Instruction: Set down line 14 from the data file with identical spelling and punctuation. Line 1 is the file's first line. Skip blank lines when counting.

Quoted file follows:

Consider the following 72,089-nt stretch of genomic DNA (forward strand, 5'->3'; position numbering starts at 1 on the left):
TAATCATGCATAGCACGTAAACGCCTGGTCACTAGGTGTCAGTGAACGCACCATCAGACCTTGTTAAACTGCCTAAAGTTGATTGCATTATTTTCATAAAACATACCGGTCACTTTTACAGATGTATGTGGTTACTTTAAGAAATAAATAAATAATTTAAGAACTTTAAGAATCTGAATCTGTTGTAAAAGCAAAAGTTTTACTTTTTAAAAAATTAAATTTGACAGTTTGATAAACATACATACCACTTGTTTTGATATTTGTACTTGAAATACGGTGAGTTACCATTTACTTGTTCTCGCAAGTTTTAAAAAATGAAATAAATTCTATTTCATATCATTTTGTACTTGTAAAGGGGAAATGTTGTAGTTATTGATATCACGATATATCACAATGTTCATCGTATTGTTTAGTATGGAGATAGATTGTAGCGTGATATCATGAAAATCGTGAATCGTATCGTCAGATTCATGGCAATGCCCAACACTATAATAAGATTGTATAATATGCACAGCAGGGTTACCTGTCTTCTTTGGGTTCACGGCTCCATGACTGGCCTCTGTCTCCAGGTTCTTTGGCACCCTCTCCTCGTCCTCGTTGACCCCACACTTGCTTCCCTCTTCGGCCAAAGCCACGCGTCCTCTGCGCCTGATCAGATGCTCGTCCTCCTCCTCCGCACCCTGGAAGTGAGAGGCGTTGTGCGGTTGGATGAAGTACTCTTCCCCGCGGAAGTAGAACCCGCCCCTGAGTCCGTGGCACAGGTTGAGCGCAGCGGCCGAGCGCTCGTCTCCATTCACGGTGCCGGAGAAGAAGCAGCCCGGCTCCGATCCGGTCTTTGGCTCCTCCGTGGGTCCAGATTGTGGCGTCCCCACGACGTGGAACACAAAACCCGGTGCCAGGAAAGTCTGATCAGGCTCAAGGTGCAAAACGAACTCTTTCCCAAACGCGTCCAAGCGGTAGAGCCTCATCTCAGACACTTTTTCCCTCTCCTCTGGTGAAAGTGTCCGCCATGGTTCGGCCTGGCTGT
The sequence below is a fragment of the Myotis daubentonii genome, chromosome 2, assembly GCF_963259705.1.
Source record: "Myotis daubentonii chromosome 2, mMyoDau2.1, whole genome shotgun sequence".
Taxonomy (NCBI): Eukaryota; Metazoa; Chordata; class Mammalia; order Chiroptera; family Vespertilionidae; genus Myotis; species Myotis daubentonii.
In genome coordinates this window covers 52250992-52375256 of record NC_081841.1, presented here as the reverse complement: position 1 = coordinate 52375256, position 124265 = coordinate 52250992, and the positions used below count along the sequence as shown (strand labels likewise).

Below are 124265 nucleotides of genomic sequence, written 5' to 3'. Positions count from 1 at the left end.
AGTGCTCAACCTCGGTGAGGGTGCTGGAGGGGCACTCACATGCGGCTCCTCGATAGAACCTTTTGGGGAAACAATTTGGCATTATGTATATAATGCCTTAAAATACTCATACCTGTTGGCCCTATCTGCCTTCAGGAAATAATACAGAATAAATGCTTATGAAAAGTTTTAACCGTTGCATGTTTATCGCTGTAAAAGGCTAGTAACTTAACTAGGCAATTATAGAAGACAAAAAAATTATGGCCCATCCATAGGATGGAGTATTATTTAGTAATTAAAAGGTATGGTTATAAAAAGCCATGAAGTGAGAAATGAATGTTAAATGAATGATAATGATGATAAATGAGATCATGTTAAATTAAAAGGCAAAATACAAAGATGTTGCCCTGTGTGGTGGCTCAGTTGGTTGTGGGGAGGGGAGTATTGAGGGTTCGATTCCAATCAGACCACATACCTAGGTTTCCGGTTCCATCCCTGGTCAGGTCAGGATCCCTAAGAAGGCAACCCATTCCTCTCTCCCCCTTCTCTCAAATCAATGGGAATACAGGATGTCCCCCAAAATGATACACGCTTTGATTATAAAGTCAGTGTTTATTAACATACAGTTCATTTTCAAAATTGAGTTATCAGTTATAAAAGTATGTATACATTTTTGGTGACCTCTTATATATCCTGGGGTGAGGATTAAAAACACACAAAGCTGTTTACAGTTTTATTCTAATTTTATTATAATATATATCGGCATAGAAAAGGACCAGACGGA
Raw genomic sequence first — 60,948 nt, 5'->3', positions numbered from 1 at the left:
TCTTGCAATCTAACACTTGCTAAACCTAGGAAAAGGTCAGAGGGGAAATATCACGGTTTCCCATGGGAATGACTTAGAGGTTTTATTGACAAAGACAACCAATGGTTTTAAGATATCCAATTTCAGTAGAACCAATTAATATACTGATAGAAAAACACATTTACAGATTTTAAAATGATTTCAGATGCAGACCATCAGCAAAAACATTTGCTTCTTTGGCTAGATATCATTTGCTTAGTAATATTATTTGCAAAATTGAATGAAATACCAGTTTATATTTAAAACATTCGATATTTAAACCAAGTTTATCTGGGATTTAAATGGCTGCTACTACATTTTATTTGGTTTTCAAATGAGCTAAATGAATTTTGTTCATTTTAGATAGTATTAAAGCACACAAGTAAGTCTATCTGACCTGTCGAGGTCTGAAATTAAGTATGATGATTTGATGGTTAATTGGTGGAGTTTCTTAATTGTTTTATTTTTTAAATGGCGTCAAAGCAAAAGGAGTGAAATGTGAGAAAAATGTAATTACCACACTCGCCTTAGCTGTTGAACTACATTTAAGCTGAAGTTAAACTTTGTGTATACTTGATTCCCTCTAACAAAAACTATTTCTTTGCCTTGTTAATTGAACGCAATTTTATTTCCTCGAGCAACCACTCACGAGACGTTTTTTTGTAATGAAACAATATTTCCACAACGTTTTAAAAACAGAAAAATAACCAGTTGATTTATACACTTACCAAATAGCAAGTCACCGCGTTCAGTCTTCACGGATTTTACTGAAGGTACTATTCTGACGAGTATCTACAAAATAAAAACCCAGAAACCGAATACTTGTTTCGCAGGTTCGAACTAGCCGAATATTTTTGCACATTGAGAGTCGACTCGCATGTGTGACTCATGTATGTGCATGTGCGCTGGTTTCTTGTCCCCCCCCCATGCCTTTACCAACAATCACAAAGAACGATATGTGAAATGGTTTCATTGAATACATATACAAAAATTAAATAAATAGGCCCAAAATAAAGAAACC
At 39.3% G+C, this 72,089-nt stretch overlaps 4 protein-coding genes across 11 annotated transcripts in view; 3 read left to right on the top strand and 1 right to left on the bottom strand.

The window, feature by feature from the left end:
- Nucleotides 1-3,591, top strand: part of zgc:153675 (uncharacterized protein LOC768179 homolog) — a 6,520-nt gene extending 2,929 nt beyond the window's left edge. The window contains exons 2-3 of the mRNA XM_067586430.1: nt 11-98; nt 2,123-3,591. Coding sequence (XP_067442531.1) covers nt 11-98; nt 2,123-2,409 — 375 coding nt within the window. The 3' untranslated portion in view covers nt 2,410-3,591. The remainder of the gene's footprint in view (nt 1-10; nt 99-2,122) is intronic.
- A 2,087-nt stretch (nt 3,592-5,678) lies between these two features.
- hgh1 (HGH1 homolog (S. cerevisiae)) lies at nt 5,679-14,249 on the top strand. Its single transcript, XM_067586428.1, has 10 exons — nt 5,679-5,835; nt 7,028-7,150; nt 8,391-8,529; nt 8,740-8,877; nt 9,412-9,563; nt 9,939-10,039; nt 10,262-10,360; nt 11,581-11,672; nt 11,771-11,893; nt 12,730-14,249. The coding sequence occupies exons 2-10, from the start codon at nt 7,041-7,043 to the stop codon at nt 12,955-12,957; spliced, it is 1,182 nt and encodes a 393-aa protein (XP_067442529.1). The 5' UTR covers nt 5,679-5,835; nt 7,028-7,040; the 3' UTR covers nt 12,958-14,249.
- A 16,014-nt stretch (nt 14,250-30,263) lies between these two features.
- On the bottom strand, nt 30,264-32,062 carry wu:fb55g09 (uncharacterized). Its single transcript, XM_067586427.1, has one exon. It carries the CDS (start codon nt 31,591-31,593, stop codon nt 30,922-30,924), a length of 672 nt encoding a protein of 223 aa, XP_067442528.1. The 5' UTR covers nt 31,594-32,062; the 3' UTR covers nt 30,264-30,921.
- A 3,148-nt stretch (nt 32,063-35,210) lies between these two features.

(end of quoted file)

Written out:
- A 2,087-nt stretch (nt 3,592-5,678) lies between these two features.